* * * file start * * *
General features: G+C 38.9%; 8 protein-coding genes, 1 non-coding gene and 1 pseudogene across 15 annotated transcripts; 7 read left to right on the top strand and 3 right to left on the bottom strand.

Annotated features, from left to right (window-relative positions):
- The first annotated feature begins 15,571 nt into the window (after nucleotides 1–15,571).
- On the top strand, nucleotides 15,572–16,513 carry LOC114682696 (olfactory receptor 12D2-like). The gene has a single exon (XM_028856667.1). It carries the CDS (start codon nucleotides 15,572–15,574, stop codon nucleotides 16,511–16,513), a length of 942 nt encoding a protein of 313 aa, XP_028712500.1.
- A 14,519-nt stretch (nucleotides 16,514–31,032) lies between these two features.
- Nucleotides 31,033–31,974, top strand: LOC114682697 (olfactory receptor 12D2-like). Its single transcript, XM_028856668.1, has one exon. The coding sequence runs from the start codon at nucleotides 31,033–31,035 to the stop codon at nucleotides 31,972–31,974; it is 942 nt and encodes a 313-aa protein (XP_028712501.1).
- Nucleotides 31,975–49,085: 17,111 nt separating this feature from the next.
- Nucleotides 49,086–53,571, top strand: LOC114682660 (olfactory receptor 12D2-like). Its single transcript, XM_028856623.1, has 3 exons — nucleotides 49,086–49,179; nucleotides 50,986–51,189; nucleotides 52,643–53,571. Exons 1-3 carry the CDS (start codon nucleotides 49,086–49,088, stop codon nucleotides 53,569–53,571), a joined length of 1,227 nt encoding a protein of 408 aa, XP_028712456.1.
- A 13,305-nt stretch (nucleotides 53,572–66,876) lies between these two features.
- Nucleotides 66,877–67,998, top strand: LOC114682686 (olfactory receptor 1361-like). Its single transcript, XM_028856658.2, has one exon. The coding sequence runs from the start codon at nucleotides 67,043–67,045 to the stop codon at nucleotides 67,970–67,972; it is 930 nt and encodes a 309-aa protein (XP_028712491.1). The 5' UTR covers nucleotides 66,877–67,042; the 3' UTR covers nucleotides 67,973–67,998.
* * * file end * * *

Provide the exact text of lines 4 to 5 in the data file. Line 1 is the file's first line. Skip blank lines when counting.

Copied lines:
- On the top strand, nucleotides 15,572–16,513 carry LOC114682696 (olfactory receptor 12D2-like). The gene has a single exon (XM_028856667.1). It carries the CDS (start codon nucleotides 15,572–15,574, stop codon nucleotides 16,511–16,513), a length of 942 nt encoding a protein of 313 aa, XP_028712500.1.
- A 14,519-nt stretch (nucleotides 16,514–31,032) lies between these two features.